27 VALLI: ALL in VI: Alida Valli starred in Carol Reed’s ‘The Third Man’.

30 Responses to “Guardian 24,951 [Sat. 6th March] / Araucaria”

  1. Gaufrid says:

    Hi Eileen
    Thanks for standing in at the last minute.

    23dn is N (new) in RUDE EP (letter, epistle) and a reference to ‘still waters run deep’.

  2. Andrew says:

    Thanks for the blog, Eileen, and for standing in. I remember this being fairly easy (again) for a prize puzzle, especially when I’d got the long answers.

    23ac – I suppose Fen rivers are “still waters”, so they running deep is a thing they do. RUDE EP[istle] about N

  3. Andrew says:


    No PDF version today for Crucible, I see. Another temporary glitch, or a sign of things to come?

  4. molonglo says:

    Thanks Eileen Again an easy theme and several easy clues. But numerous others easily got but hard to know why as well some stinkers – notably 14a, 15d and 21d. He makes you brood more than other setters, which is why he’s so good.

  5. Eileen says:

    Many thanks, Gaufrid and Andrew. Now that you tell me, I’m not sure I did get it last week. I remember now being stymied by EP = epistle on another occasion. I must make a note!

  6. Eileen says:

    I have just looked at the annotated solution of this puzzle [I always forget it’s there!] and it simply gives AIR / BASE for 12ac. What do others think? [The clue was ‘Tune with low notes heard at aviation centre’.]

  7. sidey says:

    Nice on the whole, 1a almost making it into my all-time favourite clues. Incidentally, the real motto of the RAF is Per Ardua Asbestos, roughly S** you mate, I’m fireproof. My dad still thought it was hilarious after 33 years service.

  8. Gaufrid says:

    My parsing was the same as yours. There has to be a homophone otherwise ‘notes heard’ is superfluous.

  9. Davy says:

    Re AIR/BASE, the parsing is simple. The tune is AIR and low notes heard = BASE (sounds like BASS)

  10. sandra says:

    thanks for the blog eileen. must have been a nightmare a week on, as you were not expecting it!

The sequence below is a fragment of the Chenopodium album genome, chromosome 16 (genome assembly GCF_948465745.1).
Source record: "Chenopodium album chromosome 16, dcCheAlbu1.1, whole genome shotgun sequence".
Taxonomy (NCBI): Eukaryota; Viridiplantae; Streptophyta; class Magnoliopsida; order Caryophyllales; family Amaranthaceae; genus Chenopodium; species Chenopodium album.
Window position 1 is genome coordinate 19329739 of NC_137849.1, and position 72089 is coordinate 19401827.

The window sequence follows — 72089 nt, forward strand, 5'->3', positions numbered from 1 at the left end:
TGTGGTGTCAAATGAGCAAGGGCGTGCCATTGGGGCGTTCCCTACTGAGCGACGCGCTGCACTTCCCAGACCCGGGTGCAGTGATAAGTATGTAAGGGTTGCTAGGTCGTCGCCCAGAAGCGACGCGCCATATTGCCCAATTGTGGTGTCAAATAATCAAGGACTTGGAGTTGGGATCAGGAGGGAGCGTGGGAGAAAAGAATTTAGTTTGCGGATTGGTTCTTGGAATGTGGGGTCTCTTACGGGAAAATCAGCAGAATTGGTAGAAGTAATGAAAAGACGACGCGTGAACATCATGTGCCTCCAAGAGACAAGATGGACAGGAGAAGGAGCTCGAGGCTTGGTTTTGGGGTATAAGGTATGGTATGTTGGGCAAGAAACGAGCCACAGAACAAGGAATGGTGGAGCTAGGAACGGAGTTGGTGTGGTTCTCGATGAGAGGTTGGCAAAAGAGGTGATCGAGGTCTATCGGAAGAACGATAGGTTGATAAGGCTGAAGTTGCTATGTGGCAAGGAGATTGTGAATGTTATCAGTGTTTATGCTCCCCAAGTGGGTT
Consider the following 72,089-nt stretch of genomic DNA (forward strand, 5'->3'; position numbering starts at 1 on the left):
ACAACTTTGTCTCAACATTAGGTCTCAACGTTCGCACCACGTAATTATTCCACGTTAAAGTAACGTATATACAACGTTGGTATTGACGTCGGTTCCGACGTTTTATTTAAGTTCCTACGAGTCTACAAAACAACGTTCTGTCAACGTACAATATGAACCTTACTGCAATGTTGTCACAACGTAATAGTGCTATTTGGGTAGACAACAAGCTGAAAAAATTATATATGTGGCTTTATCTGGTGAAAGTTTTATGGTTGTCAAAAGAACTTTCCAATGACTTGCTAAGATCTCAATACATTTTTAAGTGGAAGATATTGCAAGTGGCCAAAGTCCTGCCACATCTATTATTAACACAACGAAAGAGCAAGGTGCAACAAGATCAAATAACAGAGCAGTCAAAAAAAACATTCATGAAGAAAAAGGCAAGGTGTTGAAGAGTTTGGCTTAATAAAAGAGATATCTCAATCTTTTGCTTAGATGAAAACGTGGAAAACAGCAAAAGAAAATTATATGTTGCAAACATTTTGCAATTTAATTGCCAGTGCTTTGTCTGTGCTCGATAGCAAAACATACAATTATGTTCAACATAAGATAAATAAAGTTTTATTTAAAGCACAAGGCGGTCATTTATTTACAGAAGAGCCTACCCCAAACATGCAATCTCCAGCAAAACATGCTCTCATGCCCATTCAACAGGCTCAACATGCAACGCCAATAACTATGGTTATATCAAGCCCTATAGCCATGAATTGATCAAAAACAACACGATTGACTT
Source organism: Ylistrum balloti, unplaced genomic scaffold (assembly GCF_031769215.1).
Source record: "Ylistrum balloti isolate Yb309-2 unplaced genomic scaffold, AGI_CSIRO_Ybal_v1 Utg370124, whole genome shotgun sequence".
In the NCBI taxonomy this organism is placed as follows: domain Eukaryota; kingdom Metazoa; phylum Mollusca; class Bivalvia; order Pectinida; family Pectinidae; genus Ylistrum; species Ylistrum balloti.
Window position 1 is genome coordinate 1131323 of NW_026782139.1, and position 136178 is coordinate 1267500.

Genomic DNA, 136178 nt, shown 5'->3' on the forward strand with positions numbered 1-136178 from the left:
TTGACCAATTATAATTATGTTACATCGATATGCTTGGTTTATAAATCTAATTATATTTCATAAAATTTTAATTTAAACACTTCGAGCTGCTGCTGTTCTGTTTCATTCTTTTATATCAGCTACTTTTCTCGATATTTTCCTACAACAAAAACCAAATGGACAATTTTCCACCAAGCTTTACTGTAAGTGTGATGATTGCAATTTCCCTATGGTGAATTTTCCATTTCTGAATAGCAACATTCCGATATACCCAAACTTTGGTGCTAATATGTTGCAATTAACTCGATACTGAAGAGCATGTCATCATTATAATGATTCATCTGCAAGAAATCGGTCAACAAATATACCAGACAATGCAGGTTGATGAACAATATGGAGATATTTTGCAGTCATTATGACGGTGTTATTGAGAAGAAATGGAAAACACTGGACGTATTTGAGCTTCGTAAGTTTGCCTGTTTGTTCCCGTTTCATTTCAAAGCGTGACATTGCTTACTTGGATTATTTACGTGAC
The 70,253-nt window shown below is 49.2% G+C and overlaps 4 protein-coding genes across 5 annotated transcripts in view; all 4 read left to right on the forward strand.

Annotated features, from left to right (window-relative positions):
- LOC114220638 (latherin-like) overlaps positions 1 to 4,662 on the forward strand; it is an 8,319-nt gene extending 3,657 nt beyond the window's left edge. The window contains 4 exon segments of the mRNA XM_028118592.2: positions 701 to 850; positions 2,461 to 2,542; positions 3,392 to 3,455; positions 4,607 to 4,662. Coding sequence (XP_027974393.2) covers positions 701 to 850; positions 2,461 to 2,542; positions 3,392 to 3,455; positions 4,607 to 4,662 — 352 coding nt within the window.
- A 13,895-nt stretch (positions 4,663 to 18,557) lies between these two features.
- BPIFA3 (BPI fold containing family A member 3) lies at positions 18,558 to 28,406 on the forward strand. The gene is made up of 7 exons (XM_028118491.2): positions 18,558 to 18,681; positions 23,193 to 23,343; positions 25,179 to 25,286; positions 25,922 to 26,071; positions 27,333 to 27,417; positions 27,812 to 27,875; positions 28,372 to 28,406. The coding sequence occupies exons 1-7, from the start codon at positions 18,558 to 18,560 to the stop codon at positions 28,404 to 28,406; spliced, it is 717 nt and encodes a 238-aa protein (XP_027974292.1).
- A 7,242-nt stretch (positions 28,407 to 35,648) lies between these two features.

i parsed 12a in the same way as you, taking “heard” to be the homophone indicator when i looked at it again today!
    molonglo, hi. yes,14a was a stinker – last one in for me. but then doh! i had entered put the cat etc. didn’t even question it until quite late on. it was, however,a brilliant clue imho. as, again imho, was 1a. there were others too, but i felt this crossword was mostly too easy for a prize crossword, although i enjoyed it. think i may get my come uppance today though! .

  11. sandra says:

    i thought 15d a great clue – though i did struggle a bit with it.and i needed the crossword dictionary for 22d as i had never heard of the language. don’t object to that though.

  12. Alan says:

    This is my first posting as I’m only really starting and have learned so much from everyone else’s contributions. However, I just wanted to say that strictly speaking Gwyneth and Gwynedd are not real homophones. The “th” in Welsh is pronounced as the “th” in the English word “thin”, whereas the “dd” is the “th” sound in the English word “the” or “with” (ie, voiced as opposed to unvoiced).

  13. Eileen says:

    Many thanks, Alan – and welcome! :-)

    I was hoping someone would clarify that. I think now the clue [“Girl or county [you can tell which in Welsh]” is perfectly fair, as it suggests that [only?] Welsh people would know the difference.